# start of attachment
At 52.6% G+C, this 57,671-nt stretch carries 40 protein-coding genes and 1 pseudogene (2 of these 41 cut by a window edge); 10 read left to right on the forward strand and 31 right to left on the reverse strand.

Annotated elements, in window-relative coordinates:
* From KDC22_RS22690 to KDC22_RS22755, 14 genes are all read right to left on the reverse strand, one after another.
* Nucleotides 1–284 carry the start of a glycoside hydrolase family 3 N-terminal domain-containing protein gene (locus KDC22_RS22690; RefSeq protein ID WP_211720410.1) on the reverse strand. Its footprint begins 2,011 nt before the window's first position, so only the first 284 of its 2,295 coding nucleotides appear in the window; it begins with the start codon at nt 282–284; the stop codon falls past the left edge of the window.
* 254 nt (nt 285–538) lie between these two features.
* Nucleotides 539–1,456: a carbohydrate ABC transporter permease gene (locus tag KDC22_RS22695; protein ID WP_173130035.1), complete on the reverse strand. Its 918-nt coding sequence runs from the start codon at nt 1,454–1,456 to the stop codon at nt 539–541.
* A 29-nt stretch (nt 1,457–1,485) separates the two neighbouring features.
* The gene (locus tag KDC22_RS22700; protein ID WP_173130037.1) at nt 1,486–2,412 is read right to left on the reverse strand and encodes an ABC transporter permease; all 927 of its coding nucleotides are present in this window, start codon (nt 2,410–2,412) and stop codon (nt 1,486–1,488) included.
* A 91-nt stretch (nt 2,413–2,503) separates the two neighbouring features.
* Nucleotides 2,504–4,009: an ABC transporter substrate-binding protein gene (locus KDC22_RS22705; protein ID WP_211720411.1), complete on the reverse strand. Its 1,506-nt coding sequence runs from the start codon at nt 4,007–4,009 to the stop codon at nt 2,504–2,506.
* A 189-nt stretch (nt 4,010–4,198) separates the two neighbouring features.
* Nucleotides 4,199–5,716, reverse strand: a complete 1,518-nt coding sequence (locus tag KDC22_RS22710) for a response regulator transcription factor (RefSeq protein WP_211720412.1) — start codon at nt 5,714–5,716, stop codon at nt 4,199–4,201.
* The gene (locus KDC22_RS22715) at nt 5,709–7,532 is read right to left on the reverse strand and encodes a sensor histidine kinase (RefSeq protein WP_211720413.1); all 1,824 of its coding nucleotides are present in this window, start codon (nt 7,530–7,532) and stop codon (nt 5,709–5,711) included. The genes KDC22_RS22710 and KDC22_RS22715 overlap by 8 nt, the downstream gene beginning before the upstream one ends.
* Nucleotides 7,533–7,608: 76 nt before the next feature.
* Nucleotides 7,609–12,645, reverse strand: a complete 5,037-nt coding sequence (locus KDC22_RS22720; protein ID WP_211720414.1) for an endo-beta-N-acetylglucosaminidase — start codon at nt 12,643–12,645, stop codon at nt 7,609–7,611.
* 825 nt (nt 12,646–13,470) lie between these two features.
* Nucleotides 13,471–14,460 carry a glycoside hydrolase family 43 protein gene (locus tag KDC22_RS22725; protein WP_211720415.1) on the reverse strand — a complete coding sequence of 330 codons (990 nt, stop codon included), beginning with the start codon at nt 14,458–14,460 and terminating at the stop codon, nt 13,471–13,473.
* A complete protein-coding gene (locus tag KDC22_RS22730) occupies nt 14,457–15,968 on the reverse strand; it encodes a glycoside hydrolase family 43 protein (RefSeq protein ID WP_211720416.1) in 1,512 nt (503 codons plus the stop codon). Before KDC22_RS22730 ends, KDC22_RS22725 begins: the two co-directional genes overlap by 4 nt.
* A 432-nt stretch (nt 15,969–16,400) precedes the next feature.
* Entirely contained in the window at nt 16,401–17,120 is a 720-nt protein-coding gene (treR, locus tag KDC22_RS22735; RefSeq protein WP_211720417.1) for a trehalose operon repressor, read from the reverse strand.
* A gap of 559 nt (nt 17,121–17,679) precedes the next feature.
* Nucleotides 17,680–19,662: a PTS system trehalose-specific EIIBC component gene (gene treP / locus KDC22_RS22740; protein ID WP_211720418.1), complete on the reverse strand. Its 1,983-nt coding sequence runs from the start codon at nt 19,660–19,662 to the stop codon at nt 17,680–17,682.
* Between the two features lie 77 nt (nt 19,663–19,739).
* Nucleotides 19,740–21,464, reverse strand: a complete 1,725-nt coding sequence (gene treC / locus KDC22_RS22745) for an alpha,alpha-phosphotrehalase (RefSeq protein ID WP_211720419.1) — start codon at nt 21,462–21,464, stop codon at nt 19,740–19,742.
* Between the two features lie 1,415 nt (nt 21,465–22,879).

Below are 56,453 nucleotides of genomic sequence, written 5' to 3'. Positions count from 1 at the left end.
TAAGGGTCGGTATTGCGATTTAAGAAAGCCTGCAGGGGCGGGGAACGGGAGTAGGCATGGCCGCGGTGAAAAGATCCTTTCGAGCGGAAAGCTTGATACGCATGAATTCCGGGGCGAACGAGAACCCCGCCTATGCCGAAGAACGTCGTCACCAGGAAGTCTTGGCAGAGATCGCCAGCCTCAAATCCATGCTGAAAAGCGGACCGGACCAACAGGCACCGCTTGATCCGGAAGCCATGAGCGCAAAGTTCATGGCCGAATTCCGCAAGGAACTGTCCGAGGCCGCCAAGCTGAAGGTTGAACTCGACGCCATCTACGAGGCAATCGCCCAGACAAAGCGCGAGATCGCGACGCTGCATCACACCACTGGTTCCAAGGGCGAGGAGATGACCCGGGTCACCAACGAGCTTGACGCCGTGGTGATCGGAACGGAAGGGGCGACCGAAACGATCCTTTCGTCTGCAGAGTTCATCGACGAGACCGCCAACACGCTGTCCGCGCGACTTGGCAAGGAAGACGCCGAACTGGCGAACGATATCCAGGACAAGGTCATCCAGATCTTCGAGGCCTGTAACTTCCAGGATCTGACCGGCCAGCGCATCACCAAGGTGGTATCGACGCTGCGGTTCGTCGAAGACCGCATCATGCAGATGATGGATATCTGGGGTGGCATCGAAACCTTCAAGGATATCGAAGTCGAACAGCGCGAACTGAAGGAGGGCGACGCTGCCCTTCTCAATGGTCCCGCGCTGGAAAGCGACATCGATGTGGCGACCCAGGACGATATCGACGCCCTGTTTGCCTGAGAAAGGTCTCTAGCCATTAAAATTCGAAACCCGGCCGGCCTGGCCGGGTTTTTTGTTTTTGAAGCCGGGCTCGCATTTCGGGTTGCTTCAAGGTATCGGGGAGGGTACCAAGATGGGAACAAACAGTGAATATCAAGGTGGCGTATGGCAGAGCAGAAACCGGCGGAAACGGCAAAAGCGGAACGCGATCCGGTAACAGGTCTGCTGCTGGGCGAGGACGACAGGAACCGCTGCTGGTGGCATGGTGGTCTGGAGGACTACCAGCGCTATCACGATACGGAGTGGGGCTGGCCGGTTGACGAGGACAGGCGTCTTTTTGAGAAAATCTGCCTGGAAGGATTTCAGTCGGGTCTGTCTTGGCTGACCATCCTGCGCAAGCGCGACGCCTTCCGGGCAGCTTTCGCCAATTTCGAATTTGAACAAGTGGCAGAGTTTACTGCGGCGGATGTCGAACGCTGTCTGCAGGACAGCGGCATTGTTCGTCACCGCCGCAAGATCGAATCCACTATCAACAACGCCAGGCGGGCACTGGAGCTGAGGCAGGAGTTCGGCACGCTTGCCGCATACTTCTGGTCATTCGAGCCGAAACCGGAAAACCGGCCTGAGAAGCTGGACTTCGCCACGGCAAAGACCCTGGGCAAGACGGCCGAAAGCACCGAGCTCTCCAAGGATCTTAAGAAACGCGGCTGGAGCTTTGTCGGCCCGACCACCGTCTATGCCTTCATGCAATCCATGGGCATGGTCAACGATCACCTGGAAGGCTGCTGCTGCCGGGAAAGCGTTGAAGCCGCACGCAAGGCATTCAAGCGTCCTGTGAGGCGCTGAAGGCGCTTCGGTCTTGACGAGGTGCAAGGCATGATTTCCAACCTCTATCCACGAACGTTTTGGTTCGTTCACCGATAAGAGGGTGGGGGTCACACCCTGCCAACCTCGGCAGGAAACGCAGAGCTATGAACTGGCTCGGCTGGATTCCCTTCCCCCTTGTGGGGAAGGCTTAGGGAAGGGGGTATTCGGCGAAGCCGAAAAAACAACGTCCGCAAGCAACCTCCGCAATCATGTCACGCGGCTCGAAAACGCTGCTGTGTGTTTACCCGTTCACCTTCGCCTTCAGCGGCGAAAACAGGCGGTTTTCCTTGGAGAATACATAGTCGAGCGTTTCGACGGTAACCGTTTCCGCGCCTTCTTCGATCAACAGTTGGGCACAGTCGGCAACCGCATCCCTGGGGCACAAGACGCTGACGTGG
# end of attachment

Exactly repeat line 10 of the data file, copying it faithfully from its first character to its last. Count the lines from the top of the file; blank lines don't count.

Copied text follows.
* Nucleotides 2,504–4,009: an ABC transporter substrate-binding protein gene (locus KDC22_RS22705; protein ID WP_211720411.1), complete on the reverse strand. Its 1,506-nt coding sequence runs from the start codon at nt 4,007–4,009 to the stop codon at nt 2,504–2,506.